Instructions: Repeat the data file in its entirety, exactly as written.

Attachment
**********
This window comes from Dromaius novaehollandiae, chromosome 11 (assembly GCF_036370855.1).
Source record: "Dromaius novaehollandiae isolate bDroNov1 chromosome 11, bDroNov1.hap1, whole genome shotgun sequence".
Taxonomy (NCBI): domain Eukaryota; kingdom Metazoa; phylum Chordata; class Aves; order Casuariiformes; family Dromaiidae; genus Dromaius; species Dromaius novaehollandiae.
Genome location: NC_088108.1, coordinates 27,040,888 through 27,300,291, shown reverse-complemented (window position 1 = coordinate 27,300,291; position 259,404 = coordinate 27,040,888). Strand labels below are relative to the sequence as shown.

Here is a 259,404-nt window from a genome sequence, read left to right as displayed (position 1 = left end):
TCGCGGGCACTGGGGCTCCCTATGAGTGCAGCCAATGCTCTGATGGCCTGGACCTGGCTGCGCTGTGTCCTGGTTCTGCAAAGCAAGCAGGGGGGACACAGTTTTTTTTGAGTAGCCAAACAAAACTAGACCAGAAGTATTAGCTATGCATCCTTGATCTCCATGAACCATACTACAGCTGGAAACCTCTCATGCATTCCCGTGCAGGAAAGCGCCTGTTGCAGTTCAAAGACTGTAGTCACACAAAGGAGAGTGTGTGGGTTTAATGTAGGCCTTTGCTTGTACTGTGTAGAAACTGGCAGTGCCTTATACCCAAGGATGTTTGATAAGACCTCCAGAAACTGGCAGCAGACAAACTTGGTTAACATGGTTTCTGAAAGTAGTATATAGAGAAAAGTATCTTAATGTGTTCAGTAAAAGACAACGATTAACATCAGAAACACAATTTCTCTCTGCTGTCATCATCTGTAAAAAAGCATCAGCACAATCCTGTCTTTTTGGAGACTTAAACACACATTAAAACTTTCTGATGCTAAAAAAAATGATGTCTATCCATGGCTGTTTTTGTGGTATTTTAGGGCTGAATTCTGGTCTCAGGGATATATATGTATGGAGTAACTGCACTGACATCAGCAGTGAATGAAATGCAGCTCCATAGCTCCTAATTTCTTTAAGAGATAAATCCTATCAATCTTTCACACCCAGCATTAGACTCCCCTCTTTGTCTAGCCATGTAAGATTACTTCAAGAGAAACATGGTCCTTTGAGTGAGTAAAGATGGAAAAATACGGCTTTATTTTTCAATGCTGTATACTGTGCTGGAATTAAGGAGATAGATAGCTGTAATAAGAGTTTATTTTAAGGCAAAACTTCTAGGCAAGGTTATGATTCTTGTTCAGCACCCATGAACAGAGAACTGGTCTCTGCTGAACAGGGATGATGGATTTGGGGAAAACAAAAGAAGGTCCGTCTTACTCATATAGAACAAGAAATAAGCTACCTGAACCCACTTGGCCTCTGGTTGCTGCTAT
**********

This window comes from Dromaius novaehollandiae, chromosome 11 (assembly GCF_036370855.1).
Source record: "Dromaius novaehollandiae isolate bDroNov1 chromosome 11, bDroNov1.hap1, whole genome shotgun sequence".
Taxonomy (NCBI): domain Eukaryota; kingdom Metazoa; phylum Chordata; class Aves; order Casuariiformes; family Dromaiidae; genus Dromaius; species Dromaius novaehollandiae.
Genome location: NC_088108.1, coordinates 27,040,888 through 27,300,291, shown reverse-complemented (window position 1 = coordinate 27,300,291; position 259,404 = coordinate 27,040,888). Strand labels below are relative to the sequence as shown.

Here is a 259,404-nt window from a genome sequence, read left to right as displayed (position 1 = left end):
TCGCGGGCACTGGGGCTCCCTATGAGTGCAGCCAATGCTCTGATGGCCTGGACCTGGCTGCGCTGTGTCCTGGTTCTGCAAAGCAAGCAGGGGGGACACAGTTTTTTTTGAGTAGCCAAACAAAACTAGACCAGAAGTATTAGCTATGCATCCTTGATCTCCATGAACCATACTACAGCTGGAAACCTCTCATGCATTCCCGTGCAGGAAAGCGCCTGTTGCAGTTCAAAGACTGTAGTCACACAAAGGAGAGTGTGTGGGTTTAATGTAGGCCTTTGCTTGTACTGTGTAGAAACTGGCAGTGCCTTATACCCAAGGATGTTTGATAAGACCTCCAGAAACTGGCAGCAGACAAACTTGGTTAACATGGTTTCTGAAAGTAGTATATAGAGAAAAGTATCTTAATGTGTTCAGTAAAAGACAACGATTAACATCAGAAACACAATTTCTCTCTGCTGTCATCATCTGTAAAAAAGCATCAGCACAATCCTGTCTTTTTGGAGACTTAAACACACATTAAAACTTTCTGATGCTAAAAAAAATGATGTCTATCCATGGCTGTTTTTGTGGTATTTTAGGGCTGAATTCTGGTCTCAGGGATATATATGTATGGAGTAACTGCACTGACATCAGCAGTGAATGAAATGCAGCTCCATAGCTCCTAATTTCTTTAAGAGATAAATCCTATCAATCTTTCACACCCAGCATTAGACTCCCCTCTTTGTCTAGCCATGTAAGATTACTTCAAGAGAAACATGGTCCTTTGAGTGAGTAAAGATGGAAAAATACGGCTTTATTTTTCAATGCTGTATACTGTGCTGGAATTAAGGAGATAGATAGCTGTAATAAGAGTTTATTTTAAGGCAAAACTTCTAGGCAAGGTTATGATTCTTGTTCAGCACCCATGAACAGAGAACTGGTCTCTGCTGAACAGGGATGATGGATTTGGGGAAAACAAAAGAAGGTCCGTCTTACTCATATAGAACAAGAAATAAGCTACCTGAACCCACTTGGCCTCTGGTTGCTGCTAT